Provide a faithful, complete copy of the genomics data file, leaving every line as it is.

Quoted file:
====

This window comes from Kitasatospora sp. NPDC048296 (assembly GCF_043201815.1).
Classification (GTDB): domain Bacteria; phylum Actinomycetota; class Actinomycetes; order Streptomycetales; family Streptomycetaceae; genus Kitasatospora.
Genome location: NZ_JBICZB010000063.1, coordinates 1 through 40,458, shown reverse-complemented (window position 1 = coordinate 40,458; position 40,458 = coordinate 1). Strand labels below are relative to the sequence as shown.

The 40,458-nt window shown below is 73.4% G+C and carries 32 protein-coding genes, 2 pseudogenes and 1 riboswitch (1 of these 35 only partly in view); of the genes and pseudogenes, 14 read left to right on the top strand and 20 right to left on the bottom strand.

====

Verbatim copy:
This window comes from Kitasatospora sp. NPDC048296 (assembly GCF_043201815.1).
Classification (GTDB): domain Bacteria; phylum Actinomycetota; class Actinomycetes; order Streptomycetales; family Streptomycetaceae; genus Kitasatospora.
Genome location: NZ_JBICZB010000063.1, coordinates 1 through 40,458, shown reverse-complemented (window position 1 = coordinate 40,458; position 40,458 = coordinate 1). Strand labels below are relative to the sequence as shown.

The 40,458-nt window shown below is 73.4% G+C and carries 32 protein-coding genes, 2 pseudogenes and 1 riboswitch (1 of these 35 only partly in view); of the genes and pseudogenes, 14 read left to right on the top strand and 20 right to left on the bottom strand.